A Map Of Geothermal Potential For The Great Basin, Usa- Recognition Of Multiple Geothermal Environments

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Conference Paper: A Map Of Geothermal Potential For The Great Basin, Usa- Recognition Of Multiple Geothermal Environments

A 1:1,000,000 scale geothermal favorability map of the Great Basin is currently being published through the Nevada Bureau of Mines and Geology (NBMG) and is now available at the web site (http://www.unr.edu/geothermal/geothermal_gis2. htm) of the Great Basin Center for Geothermal Energy (GBCGE). This map allows for separate assessment of the potential for magmatically heated and extensional-type geothermal systems. Added to the map are temperature gradient wells from the Southern Methodist Laboratory (SMU) and United States Geological Survey (USGS) databases, thermal springs and wells from the Geo-Heat Center-compiled geochemical database, and Quaternary faults from the USGS Quaternary Fault and Fold Database. A background 200-meter-resolution shaded digital topographic map provides reference for location. Logistic regression was used to calculate a scaled favorability index on the map for extensional-type geothermal systems based on data input from maps of 1) horizontal gravity gradient, 2) horizontal topographic gradient, 3) crustal dilation as measured by GPS stations, 4) crustal extension calculated from slip rates along Quaternary faults, 5) temperature gradient in the upper crust, and 6) the number, magnitude, and distance to historic earthquakes. These input 'evidence' maps were chosen in part for their ability to model geothermal potential independently of groundwater characteristics and lithologic permeabilities that influence the ability of hot springs or fumaroles to form. Coefficients for the favorability index were calculated outside of known regional aquifers and then used to predict favorability in the aquifer areas to assess the extent to which regional aquifers may be concealing geothermal activity. The results indicate that known geothermal systems ≤ 150°C are underrepresented in areas underlain by regional aquifers, in essence confirming that these regions are either concealing geothermal systems or are under-explored relative to their non-aquifer counterparts. The factors controlling the location of extensional geothermal systems appear to change somewhat across the Great Basin. In the westernmost Great Basin (Walker Lane), geothermal systems are associated with higher earthquakes frequencies than in regions to the east, where steep gravity and topographic gradients are more diagnostic. These differences likely reflect a change in the character of active crustal tectonics across the basin, from relatively strike-slip dominant in the west, where pull-apart basins exist, to more purely extensional in the central and eastern portions in the basin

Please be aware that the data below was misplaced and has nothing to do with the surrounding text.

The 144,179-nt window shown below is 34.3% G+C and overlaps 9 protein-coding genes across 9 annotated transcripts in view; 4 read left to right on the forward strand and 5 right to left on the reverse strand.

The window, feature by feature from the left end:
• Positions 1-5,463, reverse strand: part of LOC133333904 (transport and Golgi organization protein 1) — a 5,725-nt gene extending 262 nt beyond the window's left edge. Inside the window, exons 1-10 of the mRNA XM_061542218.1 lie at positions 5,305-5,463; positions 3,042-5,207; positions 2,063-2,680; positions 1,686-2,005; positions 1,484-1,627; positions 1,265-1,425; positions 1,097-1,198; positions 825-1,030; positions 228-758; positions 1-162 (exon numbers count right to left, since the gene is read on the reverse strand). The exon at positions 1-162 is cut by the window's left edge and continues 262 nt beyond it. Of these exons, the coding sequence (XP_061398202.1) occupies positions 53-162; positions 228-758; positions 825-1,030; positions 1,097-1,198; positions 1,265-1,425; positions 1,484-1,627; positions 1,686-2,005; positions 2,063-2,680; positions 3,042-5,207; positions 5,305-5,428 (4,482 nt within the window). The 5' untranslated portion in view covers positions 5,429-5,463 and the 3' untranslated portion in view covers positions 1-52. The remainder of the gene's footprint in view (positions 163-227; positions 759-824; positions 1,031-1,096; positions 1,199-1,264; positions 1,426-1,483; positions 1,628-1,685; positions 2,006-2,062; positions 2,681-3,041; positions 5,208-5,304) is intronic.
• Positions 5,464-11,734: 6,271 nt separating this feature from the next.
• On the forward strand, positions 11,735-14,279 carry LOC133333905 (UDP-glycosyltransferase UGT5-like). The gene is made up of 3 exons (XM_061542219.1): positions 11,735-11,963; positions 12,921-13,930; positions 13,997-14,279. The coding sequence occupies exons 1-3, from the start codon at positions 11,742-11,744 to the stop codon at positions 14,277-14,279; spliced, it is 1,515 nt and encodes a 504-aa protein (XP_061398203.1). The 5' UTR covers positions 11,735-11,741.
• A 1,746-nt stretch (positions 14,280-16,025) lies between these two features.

Mark Coolbaugh, Richard Zehner, Corne Kreemer, David Blackwell and Gary Oppliger

GRC, 2005

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Mark Coolbaugh,Richard Zehner,Corne Kreemer,David Blackwell,Gary Oppliger. 2005. A Map Of Geothermal Potential For The Great Basin, Usa- Recognition Of Multiple Geothermal Environments. In: (!) ; (!) ; (!) . (!) : GRC; p. (!)

Related Geothermal Exploration Activities
Activities (8)

Areas (4)
  1. Central Nevada Seismic Zone Geothermal Region

  2. Northern Basin and Range Geothermal Region

  3. Northwest Basin and Range Geothermal Region

  4. Walker-Lane Transition Zone Geothermal Region
Regions (0)